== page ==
In the 1930s, Abu Dhabi was a fishing village off the Arabian Gulf coast. The emirate owes its rags-to-riches story to oil. It is one of the largest oil producers and holds the vast majority of the young nation’s oil reserves.
However, the country’s future will depend on diversifying its economy and reducing dependence on oil, which is not lost on the UAE leadership.
In a speech during the World Government Summit a few years ago, His Highness Sheikh Mohamed bin Zayed al Nahyan had said the country would celebrate the last barrel of oil shipped out, voicing the country’s vision to move away from an oil-dependent economy.
“In 50 years, when we might have the last barrel of oil, the question is: when it is shipped abroad, will we be sad?
“If we are investing today in the right sectors, I can tell you we will celebrate at that moment,” he had said to a packed audience.
Abu Dhabi’s transformation from a little-known emirate to a global cultural and sporting destination under the leadership of Sheikh Mohamed was significant. A modern state began to emerge with new attractive real estate developments on Saadiyat Island, the building of world-class museums like Louvre Abu Dhabi that turned the capital city into a cultural hub, establishment of higher education institutions like the New York Abu Dhabi University and leisure and entertainment destinations such as Yas Island that is home for the world’s first Ferrari-themed park.
A global audience flocked to Abu Dhabi to make the most out of its packed sporting and entertainment calendar, including big-ticket events like Formula 1 races and world-class concerts. As the emirate grew economically, the need to meet its growing energy needs also grew.
The establishment of the Barakah Nuclear Power Plant in Ruwais is an important part of the UAE’s efforts to diversify its energy sources and provide clean and efficient energy to homes, businesses and government facilities while reducing its carbon footprint. The Barakah Nuclear Energy Plant is expected to prevent up to 22 million tonnes of carbon emissions every year, equivalent to removing 4.8 million cars from the roads.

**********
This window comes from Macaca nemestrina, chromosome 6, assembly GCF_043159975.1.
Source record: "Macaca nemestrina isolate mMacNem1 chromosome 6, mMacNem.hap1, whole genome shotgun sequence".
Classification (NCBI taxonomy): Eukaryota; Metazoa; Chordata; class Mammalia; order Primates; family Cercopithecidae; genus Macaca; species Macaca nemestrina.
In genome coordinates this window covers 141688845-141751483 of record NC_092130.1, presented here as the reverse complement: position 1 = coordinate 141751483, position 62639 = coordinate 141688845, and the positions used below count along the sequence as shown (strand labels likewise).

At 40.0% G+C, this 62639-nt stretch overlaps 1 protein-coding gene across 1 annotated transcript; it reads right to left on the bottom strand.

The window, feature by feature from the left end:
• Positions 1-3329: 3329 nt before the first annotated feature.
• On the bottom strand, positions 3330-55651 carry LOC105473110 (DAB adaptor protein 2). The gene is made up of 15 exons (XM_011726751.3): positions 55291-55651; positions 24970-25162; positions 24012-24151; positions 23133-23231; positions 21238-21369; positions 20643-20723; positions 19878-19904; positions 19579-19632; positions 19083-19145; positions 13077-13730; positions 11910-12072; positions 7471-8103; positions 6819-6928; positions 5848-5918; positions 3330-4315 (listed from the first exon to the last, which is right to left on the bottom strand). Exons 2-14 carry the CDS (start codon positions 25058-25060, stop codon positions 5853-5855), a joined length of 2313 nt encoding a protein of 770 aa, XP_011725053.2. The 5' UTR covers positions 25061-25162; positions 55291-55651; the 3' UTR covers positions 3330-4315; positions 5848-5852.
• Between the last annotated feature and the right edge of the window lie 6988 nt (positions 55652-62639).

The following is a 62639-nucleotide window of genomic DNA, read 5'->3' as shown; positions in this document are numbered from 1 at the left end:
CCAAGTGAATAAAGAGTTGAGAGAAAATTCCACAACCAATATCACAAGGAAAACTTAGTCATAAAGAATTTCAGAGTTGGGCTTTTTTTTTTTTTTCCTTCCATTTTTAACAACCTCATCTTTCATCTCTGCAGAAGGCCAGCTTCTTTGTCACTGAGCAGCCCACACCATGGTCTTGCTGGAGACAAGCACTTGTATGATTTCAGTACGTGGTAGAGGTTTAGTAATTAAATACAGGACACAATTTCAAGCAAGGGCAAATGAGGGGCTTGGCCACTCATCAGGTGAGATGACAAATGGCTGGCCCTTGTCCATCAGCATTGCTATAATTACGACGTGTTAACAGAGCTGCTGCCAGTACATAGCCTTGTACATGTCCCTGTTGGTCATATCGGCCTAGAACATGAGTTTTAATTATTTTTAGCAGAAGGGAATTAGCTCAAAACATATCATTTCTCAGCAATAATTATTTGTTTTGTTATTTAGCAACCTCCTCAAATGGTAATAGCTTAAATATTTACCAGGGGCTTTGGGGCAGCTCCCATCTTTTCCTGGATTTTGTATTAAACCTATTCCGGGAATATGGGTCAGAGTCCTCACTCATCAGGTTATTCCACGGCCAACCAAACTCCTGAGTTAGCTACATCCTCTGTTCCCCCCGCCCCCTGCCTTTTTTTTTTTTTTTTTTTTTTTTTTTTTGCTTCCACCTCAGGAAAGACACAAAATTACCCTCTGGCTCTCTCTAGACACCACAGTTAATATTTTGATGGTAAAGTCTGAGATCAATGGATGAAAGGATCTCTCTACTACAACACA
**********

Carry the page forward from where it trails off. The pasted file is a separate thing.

The UAE has made an ambitious climate commitment to achieve net-zero emissions by 2050. The nuclear power plant will play a huge role in decarbonising the electricity supply to meet the target. The UAE will host the climate change summit COP28 in 2023, which is seen as a milestone in the country’s efforts to address and accelerate climate change issues.
“The UAE is honoured to have been selected as the host country for COP28 in 2023. We look forward to working with the international community to accelerate global efforts to address climate change & environmental protection and create a more sustainable economic future,” His Highness Sheikh Mohamed bin Zayed Al Nahyan had tweeted.
In 2021, he announced the launch of a global clean energy powerhouse intended to spearhead the drive to net-zero carbon by 2050.
Consolidating their combined efforts in renewable energy and green hydrogen, Abu Dhabi National Energy Company, Mubadala Investment Company and Abu Dhabi National Oil Company (Adnoc) will partner under the Abu Dhabi Future Energy Company (Masdar) brand. The partnership between three Abu Dhabi champions will have a combined current, committed, and exclusive capacity of over 23 Gigawatts of renewable energy, with the expectation of reaching well over 50GW total capacity by 2030. The powerful new combination will further drive the de-carbonisation of power across local and international markets while accelerating the UAE’s path towards net-zero carbon.